Stevenson said he jumped into the race because of his desire to serve and to secure the continuing mission of Hill Air Force Base.
“While there is the military element, it is also the economic engine that spurs so much economic development in northern Utah,” he said. “When you stop and think about it, there are around 26,000 jobs on site and another 3,000 jobs that are contractors tied to the base. And the offshoot of that is close to 30,000 jobs that tie into that.”
He said the successful candidate needs to continue to grow the mission of Hill Air Force Base and support the universities and tech schools to develop the workforce of the future. Additionally, the employment opportunities in rural Utah need to be bolstered through greater access to broadband technology and broadening the market for telecommuting, he said.
Katie Witt has been mayor of Kaysville since 2017 and also served on the City Council while she lived in Longmont, Colorado.
She she was motivated to run for Congress following the congressional election of 2018, when Alexandria Ocasio-Cortez, D-New York, secured a victory.
“I cannot believe someone can run on socialist principles and get elected to Congress. That is what kicked me in the butt to run.”
Witt describes herself as pro-Trump, pro-gun, pro-life and “pro you” for the voters of the 1st District, and said she is anxious to reopen the country and restore constitutional freedoms.
Witt made news when she threw her support behind a rally in her city that called for more businesses to reopen. It was eventually moved to another location after protest from residents and her colleagues on the Kaysville City Council, which recently voted to censure her and ask for her resignation.
The mayor apologized for not keeping the council informed, but said she is not wavering from her initial decision.
“I trust people to make the decisions that are best for them,” she said. “I think I am the only candidate in the race who has shown I will stand up for voters’ First Amendment rights. I am conservative. I have shown that I am not afraid to take a strong stand and stand up for my people and that is what I am going to do in Congress.”
She said she is a strong supporter of Hill Air Force Base, the manufacturing industries and the oil and gas sector in the 1st District.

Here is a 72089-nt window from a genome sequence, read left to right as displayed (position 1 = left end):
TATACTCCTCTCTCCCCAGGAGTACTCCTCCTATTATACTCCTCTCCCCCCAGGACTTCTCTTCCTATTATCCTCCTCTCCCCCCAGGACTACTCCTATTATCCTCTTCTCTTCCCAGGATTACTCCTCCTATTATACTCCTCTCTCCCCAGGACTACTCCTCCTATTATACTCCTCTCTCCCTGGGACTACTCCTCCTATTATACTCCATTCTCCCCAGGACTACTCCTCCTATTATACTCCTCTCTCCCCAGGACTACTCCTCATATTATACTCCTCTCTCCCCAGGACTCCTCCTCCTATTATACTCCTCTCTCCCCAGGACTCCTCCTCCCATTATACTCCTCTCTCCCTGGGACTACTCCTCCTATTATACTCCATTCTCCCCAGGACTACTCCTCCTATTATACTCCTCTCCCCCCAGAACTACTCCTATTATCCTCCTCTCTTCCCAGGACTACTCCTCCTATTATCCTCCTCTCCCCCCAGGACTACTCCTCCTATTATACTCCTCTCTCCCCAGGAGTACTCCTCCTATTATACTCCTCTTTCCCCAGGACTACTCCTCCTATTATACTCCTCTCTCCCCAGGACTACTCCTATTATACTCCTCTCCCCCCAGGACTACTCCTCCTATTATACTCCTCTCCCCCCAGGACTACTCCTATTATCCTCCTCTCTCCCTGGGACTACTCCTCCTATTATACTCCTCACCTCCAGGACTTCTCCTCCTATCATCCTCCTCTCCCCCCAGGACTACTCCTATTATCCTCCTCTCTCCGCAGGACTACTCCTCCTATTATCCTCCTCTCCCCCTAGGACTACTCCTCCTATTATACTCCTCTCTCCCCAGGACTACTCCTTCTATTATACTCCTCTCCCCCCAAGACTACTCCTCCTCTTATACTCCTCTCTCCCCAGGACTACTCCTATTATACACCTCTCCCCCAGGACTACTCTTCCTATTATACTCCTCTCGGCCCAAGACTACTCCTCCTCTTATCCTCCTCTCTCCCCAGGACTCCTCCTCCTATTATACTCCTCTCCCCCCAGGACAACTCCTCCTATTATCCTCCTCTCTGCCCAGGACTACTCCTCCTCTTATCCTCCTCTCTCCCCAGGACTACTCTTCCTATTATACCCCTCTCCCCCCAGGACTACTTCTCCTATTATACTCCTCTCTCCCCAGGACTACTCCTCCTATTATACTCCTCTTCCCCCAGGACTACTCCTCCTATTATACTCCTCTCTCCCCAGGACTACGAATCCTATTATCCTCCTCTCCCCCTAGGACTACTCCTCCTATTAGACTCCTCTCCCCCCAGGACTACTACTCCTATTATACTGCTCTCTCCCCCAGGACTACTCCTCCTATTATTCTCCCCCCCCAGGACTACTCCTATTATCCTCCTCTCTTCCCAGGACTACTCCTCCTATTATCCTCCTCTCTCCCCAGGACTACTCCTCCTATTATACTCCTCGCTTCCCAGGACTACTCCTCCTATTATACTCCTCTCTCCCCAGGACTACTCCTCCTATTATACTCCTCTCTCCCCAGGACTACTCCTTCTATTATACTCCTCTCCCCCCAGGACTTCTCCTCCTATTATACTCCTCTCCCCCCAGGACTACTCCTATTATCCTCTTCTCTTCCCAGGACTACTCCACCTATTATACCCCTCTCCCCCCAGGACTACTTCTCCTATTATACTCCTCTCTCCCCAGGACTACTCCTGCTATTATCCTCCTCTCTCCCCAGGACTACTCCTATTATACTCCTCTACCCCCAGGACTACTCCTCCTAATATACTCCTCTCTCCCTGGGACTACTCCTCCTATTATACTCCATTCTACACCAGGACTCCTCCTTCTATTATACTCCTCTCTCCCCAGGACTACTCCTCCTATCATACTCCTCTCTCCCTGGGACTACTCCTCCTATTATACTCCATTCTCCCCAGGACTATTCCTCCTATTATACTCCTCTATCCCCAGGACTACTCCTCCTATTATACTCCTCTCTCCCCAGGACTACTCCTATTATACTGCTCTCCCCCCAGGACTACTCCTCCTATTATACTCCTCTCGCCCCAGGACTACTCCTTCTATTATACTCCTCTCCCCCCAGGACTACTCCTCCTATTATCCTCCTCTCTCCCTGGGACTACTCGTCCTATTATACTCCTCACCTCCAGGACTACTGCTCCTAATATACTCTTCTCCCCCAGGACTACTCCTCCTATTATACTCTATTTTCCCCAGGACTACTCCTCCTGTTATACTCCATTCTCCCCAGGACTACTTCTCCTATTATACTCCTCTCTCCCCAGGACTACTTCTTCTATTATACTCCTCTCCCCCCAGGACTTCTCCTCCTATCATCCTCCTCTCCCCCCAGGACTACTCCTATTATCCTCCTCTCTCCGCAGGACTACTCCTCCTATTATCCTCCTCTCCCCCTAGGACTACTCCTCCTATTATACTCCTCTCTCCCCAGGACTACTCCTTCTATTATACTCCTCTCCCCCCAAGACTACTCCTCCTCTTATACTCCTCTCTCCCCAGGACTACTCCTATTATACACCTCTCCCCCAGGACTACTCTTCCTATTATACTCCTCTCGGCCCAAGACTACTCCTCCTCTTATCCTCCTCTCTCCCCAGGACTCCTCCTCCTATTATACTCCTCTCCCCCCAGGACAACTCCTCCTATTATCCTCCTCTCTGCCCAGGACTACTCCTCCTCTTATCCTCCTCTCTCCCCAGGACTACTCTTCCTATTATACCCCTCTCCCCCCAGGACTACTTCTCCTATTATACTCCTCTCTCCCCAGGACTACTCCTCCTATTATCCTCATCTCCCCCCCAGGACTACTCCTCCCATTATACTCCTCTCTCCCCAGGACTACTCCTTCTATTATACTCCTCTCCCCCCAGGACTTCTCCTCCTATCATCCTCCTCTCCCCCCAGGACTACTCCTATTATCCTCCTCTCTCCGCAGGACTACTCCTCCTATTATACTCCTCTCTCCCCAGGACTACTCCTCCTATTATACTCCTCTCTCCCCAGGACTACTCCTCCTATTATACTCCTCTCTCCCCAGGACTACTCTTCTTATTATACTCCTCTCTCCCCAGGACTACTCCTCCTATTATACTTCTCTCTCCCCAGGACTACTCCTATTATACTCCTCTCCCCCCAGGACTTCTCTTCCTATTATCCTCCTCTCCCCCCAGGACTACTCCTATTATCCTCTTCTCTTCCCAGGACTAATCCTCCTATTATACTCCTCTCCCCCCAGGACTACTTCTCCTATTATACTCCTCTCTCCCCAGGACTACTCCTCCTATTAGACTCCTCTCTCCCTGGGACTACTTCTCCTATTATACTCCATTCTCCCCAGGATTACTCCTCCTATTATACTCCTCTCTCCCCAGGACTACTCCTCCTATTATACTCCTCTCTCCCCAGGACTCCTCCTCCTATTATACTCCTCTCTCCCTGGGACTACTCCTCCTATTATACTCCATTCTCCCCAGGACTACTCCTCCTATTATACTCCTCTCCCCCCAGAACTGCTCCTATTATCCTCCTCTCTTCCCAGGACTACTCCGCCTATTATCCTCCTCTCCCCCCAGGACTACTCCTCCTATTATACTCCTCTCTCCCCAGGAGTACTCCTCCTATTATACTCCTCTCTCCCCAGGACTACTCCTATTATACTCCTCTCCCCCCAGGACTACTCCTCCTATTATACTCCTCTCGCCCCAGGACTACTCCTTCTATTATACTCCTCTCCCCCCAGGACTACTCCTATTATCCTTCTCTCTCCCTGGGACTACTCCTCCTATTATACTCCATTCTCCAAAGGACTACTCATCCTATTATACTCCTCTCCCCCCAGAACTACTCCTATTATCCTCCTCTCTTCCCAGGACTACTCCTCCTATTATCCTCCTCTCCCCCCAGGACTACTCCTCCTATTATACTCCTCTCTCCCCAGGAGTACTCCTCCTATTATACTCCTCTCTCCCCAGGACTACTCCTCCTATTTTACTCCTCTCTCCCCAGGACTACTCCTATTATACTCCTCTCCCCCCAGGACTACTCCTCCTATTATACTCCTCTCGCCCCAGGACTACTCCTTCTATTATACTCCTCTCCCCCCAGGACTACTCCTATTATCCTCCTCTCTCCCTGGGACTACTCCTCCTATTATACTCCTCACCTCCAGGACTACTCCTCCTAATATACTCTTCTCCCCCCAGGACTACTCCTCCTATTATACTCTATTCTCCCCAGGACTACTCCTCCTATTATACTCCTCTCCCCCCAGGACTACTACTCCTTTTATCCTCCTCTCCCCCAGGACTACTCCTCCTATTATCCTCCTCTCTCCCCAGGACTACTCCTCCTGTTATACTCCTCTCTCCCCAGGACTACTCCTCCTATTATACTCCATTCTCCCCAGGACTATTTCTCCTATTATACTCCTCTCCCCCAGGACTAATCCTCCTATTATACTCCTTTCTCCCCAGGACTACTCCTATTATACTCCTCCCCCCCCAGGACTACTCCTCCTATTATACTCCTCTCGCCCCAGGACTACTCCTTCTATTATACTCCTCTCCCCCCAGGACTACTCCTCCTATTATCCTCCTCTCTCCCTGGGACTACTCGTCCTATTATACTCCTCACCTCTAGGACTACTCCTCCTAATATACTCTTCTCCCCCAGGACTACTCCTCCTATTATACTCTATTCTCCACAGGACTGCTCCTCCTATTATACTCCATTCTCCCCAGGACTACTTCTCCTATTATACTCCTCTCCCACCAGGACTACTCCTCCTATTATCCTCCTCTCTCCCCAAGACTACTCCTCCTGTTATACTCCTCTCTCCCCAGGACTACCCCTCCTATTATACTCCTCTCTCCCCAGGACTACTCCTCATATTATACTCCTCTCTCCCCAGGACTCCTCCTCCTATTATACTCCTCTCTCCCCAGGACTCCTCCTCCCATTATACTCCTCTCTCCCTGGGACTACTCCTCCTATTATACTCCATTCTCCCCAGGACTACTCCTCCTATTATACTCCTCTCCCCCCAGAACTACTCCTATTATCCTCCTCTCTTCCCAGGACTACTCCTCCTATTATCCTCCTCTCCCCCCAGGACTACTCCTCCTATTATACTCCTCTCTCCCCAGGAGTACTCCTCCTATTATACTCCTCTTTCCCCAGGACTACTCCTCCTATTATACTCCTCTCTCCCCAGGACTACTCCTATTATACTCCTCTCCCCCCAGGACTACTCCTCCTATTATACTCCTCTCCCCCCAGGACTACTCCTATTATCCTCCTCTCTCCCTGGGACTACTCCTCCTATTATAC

“These companies are keeping us energy independent, which is a national security issue.”
She’s also an advocate for more local oversight of federal lands.
“I think we will do a better job of maintaining them ... they are right in our backyard and they don’t see it,” she said. “Whatever is good for Utah I will be fighting for.”
Witt added that a distinguishing factor in the race is that she is a Republican woman, and right now there are only 13 GOP women in Congress, a number she said should grow.
“I know that leadership is anxious to have more voices at the table.”
Jamie Cheek, who lives in Ogden, grew up in rural Wyoming in a struggling family that had to rely on food stamps and other assistance.
She became a first-generation college graduate and is now employed as a district director with the Utah State Office of Rehabilitation.
“As someone who works in social work, I see directly the ways the laws affect our most vulnerable populations,” she said, adding that she is in favor of universal health care that would force private insurance companies to lower their costs.
“I want everyone to have accessible and affordable health care. Preventative care is shunned in this country ... the sick care system is broken.”
Cheek said the proposal to cut greenhouse gas and other pollution under the Green New Deal needs to be pursued.
“I am willing to have a real conversation,” she said. “We need to drastically reduce our carbon emissions.”
Cheek, 34, said she decided to get into the race after Bishop said he would not seek another term.
“I thought this was a time when we could flip this seat.”
Her campaign is also focused heavily on the protection of public lands, boosting educational opportunities and fighting for the people in the 1st District.
“I think I am willing to have tough conversations and willing to take bold ideas to Washington, D.C., and have the other side listen to us and make real change when it comes to public policy.”
Darren Parry is former chairman of the Northwestern Band of the Shoshone Nation and serves on the tribe’s council.
A resident of Providence in Cache County, Parry has worked for years with state government leaders in his role with the tribe and successfully secured $750,000 from the Utah Legislature to help fund an interpretative center at the site of the Bear River Massacre.
“I think with my interaction with the governor and the Legislature I have been able to build partnerships,” he said. “They trust what I am going to do and how I am going to react.”
Parry said he decided to get into the race, even though he doesn’t “fancy” himself as a politician, because of the fractured nature of the country.
“I feel this divisiveness is going to be our demise,” he said. “The hate speech has got to go.”
A big focus of his platform is caring for the environment.
“It kind of stems from who I am as a Native American leader. We always call her Mother Earth. As we continue to take advantage of the environment today, it has become clear we need to take better care of the Earth. If not for us it better be for our children and grandchildren.”
While he said he supports the Green New Deal and its proposal to drastically reduce carbon emissions in theory, Parry said those kind of changes will take time.
“We are not quite there to take on the whole thing, but I would like to get us there one day.”
Public lands in control of the federal government, he added, should stay that way.
“I don’t trust the state of Utah not to sell them off to the highest bidder.”